Football Question.

  • #1
*Note*: I have just started in my physics course and don't understand much of the material and I do require quite a bit of help but any given will be appriciated!

Please bare with my lack of understanding for this subject !


Homework Statement



Vy = 14m/s
Vx = 9m/s
a = -9.81m/s

Question is basically asking that, with the information given above, will the football kicked (starting at 0), clear a bar that's 3m tall and is 20m away.

Homework Equations



Teacher expects us to use the quadratic formula and use the formula (1/2a x Delta t^2 + V1 Delta t - Delta d) to replace Ax^2 + Bx + C.

The Attempt at a Solution



I tried to solve for Delta t first with this:

Delta t = 1/2 x (-9.81m/s) + 14m/s (Vy) - 3 (The Bar's height).

a = -4.905m/s
b = 14m/s
c = -3m/s

The two possible answers I got after using the quadratic formula was: 3.0544 and 1.964.

I don't know what to do from here or even if I did the first part right.

Please help !
 

Answers and Replies

  • #2
gneill
Mentor
20,925
2,866
Separate the horizontal and vertical components of the motion. The vertical component is influenced by gravity (so it has that (1/2)gt term), while the horizontal motion has a constant velocity.

You've been given the initial Vx and Vy velocities. So if the horizontal (x) velocity is constant, can you find the time to reach the distance of the goalpost?
 
  • #3
121
4
That's right. Start by finding the time from the horizontal component. Then, figure out the vertical speed after that time: it's just gonna reduce by the force of gravity times the time. Now you have the starting and final vertical velocities and you can average them to get the average vertical velocity. Multiply that by the time to get the height. So is it over or under the bar?

Trouble is, teacher wants them to do it the hard way. Do the above first so you know the answer you're expecting from the hard way.

Let's try to construct this parabola for height vs horizontal distance. You know that y=x^2 makes a parabola. It goes through (0,0), (1,1), (-1,1), (2,4), etc. Let's try and correct it until it fits the experiment. First problem: it's upside down. We want something with the bottom of the bowl pointing upwards, so change it to y=(-x)^2. Next problem: it looks like you're playing football underground so change it to y=(-x)^2+c where c is something we've yet to figure out. Next problem: the peak is at zero but that position has nothing to do with our problem - we don't know that the peak is gonna be at the goal line, and it certainly isn't where we kick it. Let's accomodate that with another unknown called b which is the x coordinate of the peak in whatever coordinates we end up using: y=(-(x-b))^2+c. The only thing that could still be wrong is the width which is likely to depend on the force of gravity: y=(-(ax-b))^2+c.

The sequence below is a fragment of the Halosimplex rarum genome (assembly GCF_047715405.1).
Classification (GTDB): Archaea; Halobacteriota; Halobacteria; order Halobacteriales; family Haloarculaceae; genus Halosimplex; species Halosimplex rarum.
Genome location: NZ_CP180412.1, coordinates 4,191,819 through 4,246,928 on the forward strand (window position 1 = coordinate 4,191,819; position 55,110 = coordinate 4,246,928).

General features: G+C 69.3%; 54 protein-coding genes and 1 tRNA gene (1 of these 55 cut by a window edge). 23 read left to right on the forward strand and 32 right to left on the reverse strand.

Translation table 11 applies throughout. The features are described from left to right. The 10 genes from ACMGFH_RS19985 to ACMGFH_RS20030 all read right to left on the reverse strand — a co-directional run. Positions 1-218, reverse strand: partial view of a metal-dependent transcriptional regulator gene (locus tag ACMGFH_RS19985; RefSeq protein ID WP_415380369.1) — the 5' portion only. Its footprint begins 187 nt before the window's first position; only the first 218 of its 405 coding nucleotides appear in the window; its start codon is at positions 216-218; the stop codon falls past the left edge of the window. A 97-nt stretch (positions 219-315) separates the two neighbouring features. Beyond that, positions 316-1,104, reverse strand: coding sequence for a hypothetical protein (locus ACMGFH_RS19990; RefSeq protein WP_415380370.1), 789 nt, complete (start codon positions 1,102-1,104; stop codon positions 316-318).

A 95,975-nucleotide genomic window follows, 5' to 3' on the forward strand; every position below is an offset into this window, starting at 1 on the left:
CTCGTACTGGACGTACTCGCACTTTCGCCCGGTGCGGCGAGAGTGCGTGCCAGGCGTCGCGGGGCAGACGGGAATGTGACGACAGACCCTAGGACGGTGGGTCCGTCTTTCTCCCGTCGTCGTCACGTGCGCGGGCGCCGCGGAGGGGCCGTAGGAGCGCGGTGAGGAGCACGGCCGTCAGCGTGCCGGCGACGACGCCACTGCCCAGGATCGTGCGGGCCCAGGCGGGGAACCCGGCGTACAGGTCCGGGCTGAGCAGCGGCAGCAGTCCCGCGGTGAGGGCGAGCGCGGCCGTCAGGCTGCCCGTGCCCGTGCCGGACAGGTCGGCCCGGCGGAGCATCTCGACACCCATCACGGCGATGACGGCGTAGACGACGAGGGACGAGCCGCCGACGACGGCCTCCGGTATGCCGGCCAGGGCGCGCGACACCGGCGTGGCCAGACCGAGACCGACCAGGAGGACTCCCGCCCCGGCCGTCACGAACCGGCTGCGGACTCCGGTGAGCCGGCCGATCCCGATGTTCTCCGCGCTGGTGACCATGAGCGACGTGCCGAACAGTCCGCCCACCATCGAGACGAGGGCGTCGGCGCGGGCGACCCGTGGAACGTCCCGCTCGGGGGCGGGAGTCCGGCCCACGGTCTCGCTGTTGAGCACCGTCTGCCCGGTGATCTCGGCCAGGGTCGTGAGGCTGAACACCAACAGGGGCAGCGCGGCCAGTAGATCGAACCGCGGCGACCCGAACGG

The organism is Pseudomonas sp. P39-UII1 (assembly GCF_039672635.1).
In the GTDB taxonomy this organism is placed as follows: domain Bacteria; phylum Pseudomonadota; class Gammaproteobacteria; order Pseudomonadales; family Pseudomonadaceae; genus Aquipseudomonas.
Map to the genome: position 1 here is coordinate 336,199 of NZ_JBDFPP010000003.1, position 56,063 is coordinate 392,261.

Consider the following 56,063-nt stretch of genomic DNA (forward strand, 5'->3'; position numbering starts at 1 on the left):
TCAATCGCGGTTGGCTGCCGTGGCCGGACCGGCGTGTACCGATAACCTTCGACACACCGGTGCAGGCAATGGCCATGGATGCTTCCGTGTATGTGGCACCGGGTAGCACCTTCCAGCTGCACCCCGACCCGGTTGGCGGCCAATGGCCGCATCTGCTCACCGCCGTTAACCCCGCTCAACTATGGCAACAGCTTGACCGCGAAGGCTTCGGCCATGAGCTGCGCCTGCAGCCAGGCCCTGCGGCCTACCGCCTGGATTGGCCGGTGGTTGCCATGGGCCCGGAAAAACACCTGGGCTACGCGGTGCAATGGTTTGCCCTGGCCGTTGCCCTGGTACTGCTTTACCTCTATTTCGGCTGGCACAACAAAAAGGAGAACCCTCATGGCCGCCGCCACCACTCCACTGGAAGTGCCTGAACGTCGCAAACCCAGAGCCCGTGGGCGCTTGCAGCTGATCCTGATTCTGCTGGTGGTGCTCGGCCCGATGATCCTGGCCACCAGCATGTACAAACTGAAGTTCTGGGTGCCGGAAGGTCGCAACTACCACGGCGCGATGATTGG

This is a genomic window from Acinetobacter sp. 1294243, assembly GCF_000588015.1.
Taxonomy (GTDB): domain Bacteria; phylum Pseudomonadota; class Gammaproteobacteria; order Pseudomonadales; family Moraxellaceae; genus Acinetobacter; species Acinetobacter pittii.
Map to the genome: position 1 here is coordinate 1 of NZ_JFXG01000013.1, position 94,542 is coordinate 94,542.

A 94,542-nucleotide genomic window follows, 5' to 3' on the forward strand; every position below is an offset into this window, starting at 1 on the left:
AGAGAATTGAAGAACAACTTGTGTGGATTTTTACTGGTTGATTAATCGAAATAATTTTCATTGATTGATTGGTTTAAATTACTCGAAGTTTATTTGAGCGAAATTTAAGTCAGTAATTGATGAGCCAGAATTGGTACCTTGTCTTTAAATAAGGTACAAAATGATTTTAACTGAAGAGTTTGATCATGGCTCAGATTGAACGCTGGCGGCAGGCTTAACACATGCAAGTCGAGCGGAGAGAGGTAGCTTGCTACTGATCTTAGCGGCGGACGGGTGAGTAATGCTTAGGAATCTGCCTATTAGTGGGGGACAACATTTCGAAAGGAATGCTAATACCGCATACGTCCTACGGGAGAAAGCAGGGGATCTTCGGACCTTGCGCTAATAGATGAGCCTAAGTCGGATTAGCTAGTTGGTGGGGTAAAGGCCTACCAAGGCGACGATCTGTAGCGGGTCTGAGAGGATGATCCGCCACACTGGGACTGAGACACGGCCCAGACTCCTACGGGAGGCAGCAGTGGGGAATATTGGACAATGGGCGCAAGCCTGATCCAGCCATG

Now let's think about these constants. c is the highest point it will reach. That's easy. You have the initial vertical velocity so just use kinetic and potential energies:

mgh = 1/2 m Vy^2
h = Vy^2/2g = 14^2 / (2*9.81) = ...

How about a? The second differential of our equation is 2a, and that must have something to do with the force of gravity. But the force of gravity is in terms of time, and our equation is in terms of distance, so we need a mapping from one to the other. That's just the horizontal velocity. If the horizontal velocity was 1m/s, the second diff should be g, but if it was 2m/s, the path would look straighter. So we want g/Vx for the second diff, which is 2a:

a = g/2Vx = 9.81/(2*9) = ...

Our equation now reads:

y=(-(ax-b))^2 + c
y=(-([g/2Vx]x-b))^2 + Vy^2/2g
(you can shove the actual numbers in now to make this look nicer)

Now we just want b, and we'll get it by making the graph fit the start condition where Vx=9m/s and Vy=14m/s. We'll pretend b is zero, find out the x where the slope is 14/9, then twiddle b until it's 20m.

Let's start by expanding and diffing the above:

y=(-(ax-b))^2 + c
=(b-ax)^2 + c
=b^2 - 2abx + a^2.x^2 + c

dy/dx = -2ab + 2a^2.x
= 2a(ax-b)
= 2.[g/2Vx].([g/2Vx].x - b)

14/9 = 2*[9.81/2*9].([9.81/2*9]*20 - b)
b = ...

Now you have numbers for a, b and c in a coordinate system where you kicked the ball at (0,0). That's not the same as the a,b and c in "y = ax^2 + bx + c". If you like, you can work out the teacher's a, b and c. Either way, you can just plug in the 20m and get y. Hopefully it's the same as you got by doing it the easy way.

Adrian.
 
  • #4
gneill
Mentor
20,925
2,866
Or you could just write

y(t) = Vy*t - (1/2)*g*t2

which the teacher gave him.
 
  • #5
121
4
But did he know why?
 

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